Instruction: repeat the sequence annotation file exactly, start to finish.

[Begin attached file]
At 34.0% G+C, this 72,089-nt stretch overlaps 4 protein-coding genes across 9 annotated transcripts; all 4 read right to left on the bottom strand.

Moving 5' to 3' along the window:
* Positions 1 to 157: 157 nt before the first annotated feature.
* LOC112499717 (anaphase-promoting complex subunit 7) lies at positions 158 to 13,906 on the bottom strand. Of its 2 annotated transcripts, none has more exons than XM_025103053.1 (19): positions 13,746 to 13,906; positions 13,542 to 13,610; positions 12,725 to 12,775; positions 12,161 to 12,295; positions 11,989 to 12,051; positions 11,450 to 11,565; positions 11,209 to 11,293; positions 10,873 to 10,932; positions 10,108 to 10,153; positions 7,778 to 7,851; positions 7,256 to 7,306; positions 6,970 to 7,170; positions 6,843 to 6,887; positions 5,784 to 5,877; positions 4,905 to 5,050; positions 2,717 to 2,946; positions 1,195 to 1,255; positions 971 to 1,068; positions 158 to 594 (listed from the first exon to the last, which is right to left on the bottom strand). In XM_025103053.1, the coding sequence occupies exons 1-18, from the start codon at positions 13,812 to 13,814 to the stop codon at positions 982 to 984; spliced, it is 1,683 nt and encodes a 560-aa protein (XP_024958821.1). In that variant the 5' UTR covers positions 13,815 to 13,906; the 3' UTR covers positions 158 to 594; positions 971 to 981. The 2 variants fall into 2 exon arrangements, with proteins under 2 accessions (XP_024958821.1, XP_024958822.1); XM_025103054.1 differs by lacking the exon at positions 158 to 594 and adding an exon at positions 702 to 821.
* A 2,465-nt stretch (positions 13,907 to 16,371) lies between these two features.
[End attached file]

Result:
At 34.0% G+C, this 72,089-nt stretch overlaps 4 protein-coding genes across 9 annotated transcripts; all 4 read right to left on the bottom strand.

Moving 5' to 3' along the window:
* Positions 1 to 157: 157 nt before the first annotated feature.
* LOC112499717 (anaphase-promoting complex subunit 7) lies at positions 158 to 13,906 on the bottom strand. Of its 2 annotated transcripts, none has more exons than XM_025103053.1 (19): positions 13,746 to 13,906; positions 13,542 to 13,610; positions 12,725 to 12,775; positions 12,161 to 12,295; positions 11,989 to 12,051; positions 11,450 to 11,565; positions 11,209 to 11,293; positions 10,873 to 10,932; positions 10,108 to 10,153; positions 7,778 to 7,851; positions 7,256 to 7,306; positions 6,970 to 7,170; positions 6,843 to 6,887; positions 5,784 to 5,877; positions 4,905 to 5,050; positions 2,717 to 2,946; positions 1,195 to 1,255; positions 971 to 1,068; positions 158 to 594 (listed from the first exon to the last, which is right to left on the bottom strand). In XM_025103053.1, the coding sequence occupies exons 1-18, from the start codon at positions 13,812 to 13,814 to the stop codon at positions 982 to 984; spliced, it is 1,683 nt and encodes a 560-aa protein (XP_024958821.1). In that variant the 5' UTR covers positions 13,815 to 13,906; the 3' UTR covers positions 158 to 594; positions 971 to 981. The 2 variants fall into 2 exon arrangements, with proteins under 2 accessions (XP_024958821.1, XP_024958822.1); XM_025103054.1 differs by lacking the exon at positions 158 to 594 and adding an exon at positions 702 to 821.
* A 2,465-nt stretch (positions 13,907 to 16,371) lies between these two features.